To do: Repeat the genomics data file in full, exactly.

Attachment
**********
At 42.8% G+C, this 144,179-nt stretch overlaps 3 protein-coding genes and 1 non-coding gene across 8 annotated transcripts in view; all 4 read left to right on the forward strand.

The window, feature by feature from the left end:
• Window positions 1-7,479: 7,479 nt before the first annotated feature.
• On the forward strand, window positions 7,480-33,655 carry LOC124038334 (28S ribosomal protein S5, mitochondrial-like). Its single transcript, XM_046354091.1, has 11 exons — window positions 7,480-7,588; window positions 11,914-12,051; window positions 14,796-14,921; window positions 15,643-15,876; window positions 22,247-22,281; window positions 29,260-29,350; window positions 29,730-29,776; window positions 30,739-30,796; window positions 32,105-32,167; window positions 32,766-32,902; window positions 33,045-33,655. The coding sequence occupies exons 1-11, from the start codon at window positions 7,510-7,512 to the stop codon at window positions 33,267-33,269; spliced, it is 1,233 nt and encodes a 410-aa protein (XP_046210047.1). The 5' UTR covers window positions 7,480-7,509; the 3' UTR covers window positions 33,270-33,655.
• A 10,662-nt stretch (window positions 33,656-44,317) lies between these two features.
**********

At 42.8% G+C, this 144,179-nt stretch overlaps 3 protein-coding genes and 1 non-coding gene across 8 annotated transcripts in view; all 4 read left to right on the forward strand.

The window, feature by feature from the left end:
• Window positions 1-7,479: 7,479 nt before the first annotated feature.
• On the forward strand, window positions 7,480-33,655 carry LOC124038334 (28S ribosomal protein S5, mitochondrial-like). Its single transcript, XM_046354091.1, has 11 exons — window positions 7,480-7,588; window positions 11,914-12,051; window positions 14,796-14,921; window positions 15,643-15,876; window positions 22,247-22,281; window positions 29,260-29,350; window positions 29,730-29,776; window positions 30,739-30,796; window positions 32,105-32,167; window positions 32,766-32,902; window positions 33,045-33,655. The coding sequence occupies exons 1-11, from the start codon at window positions 7,510-7,512 to the stop codon at window positions 33,267-33,269; spliced, it is 1,233 nt and encodes a 410-aa protein (XP_046210047.1). The 5' UTR covers window positions 7,480-7,509; the 3' UTR covers window positions 33,270-33,655.
• A 10,662-nt stretch (window positions 33,656-44,317) lies between these two features.